IDK

Sometimes its better to say I don’t know.

At a recent seminar during a break people were networking. A devout introvert I’ve worked for years to get my practice down and its pretty functional.

One thing that helps is having a compact description of what you do – you don’t really even need titles as they’re on your business cards. (You’ve got cards, right?) In meeting people its all about the handshake, eye contact, repeating their name and engaging with them.

Making the rounds that day I stopped to say hello with a twosome and we fell into a conversation the topic of which I can’t recall now. What is memorable is this: it was evident one of them didn’t know what they were talking about.

Here’s one thing I’ve learned in all my years of business:

Sometimes its better to say I don’t know

Granted, if that becomes your stock answer to virtually any question in the office your nickname will soon be IDK and you’ll have lots of time to look for a new role while your [now] former employer wonders what in the world you did for them. But I’m not advocating its use in every situation.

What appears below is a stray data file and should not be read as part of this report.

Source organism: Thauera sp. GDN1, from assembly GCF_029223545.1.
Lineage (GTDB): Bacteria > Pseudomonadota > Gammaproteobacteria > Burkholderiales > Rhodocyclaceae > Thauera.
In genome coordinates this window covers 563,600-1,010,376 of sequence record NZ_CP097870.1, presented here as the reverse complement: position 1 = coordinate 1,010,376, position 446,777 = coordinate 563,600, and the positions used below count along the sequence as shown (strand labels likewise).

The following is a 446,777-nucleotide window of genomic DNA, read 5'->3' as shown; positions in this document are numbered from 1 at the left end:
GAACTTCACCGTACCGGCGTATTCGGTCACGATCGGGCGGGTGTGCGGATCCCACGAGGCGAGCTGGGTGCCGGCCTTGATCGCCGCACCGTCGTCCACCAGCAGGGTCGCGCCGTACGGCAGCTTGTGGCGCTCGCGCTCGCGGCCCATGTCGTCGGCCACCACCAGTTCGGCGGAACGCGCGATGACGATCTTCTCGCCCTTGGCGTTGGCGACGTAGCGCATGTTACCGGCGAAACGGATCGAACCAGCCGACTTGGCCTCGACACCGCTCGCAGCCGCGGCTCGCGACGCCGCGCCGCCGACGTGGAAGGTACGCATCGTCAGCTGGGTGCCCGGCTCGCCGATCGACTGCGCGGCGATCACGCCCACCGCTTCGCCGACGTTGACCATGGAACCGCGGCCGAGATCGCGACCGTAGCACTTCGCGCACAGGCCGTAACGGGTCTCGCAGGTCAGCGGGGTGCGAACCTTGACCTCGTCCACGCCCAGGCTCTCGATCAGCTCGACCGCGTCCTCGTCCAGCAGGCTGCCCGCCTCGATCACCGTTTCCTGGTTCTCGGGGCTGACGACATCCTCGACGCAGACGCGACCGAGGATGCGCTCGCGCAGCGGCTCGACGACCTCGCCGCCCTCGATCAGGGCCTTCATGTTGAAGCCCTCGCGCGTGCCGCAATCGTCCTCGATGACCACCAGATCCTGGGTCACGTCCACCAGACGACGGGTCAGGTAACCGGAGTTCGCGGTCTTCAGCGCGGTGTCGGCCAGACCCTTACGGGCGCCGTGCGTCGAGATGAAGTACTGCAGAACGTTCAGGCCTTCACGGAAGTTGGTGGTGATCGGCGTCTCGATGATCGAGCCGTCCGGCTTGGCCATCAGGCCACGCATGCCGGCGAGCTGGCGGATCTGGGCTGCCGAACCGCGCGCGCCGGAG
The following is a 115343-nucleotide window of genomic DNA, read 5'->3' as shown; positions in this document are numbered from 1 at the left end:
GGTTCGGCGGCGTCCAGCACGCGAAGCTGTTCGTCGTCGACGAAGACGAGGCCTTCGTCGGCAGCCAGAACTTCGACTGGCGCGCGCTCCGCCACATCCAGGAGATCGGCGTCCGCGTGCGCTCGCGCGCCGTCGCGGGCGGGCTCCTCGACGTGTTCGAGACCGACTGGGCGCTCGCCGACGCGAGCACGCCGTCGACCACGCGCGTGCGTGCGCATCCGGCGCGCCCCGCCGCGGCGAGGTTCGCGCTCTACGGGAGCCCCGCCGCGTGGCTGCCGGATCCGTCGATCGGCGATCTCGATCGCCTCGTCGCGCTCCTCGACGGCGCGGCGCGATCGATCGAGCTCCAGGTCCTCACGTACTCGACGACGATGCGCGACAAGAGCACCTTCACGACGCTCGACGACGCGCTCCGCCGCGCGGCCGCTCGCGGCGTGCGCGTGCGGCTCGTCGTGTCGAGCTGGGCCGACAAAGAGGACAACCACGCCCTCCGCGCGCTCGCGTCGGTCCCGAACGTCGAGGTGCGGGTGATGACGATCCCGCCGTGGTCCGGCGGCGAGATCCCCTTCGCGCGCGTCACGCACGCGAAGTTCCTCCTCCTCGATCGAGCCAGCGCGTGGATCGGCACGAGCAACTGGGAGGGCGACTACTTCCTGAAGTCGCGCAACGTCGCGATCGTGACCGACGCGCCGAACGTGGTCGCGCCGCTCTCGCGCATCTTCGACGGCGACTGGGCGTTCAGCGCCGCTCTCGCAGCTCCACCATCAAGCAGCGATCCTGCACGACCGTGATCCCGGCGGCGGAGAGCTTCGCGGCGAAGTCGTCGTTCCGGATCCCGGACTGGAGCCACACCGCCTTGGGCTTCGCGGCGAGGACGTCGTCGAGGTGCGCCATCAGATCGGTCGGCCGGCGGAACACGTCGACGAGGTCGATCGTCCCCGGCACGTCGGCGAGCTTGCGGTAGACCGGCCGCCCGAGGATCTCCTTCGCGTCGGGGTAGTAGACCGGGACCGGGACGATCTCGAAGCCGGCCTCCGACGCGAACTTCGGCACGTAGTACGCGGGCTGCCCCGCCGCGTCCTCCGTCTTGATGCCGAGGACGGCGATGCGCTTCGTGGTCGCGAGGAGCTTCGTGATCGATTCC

When its right, find a way to say you don’t know.

Now I’ve had some tough bosses and on its own that phrase wouldn’t have worked. I can still feel them glaring at me when I’d say something like I don’t know, let me find out. But it wasn’t fatal, I got answers and we moved on.

What struck me about the trio I was part of the other day was that it was clear to myself and one other that the third person was spinning and dodging and weaving in an attempt to create a story. Call that what you will. Confused, dishonest, egoistic.

Not sure what the label is.

To borrow a phrase from Donald Rumsfeld: it was a known unknown.

People fascinate me: I enjoy meeting them in person or virtually. On average the people I interact with tend to be smarter than me and I always feel I get the bigger share of the bargain for having a new contact.

But in interacting I try never to pretend I know things that I don’t.

I don’t know is an acceptable answer.

Another one that works well is this: I didn’t know that – tell me more.

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4 thoughts on “IDK

  1. LOVE this post. I wish more people would just say “I don’t know” instead of feeling the need to look smart or with it or whatever their reason may be. So much better to ask for clarification or figure it out than hope you don’t get caught in your white lie. “I don’t know” is a simple truth and the truth is always the way to go.

  2. Oh thank you so much for taking the time to leave a remark Julie: its refreshing how good it feels to just say IDK and then begin the process of learning!

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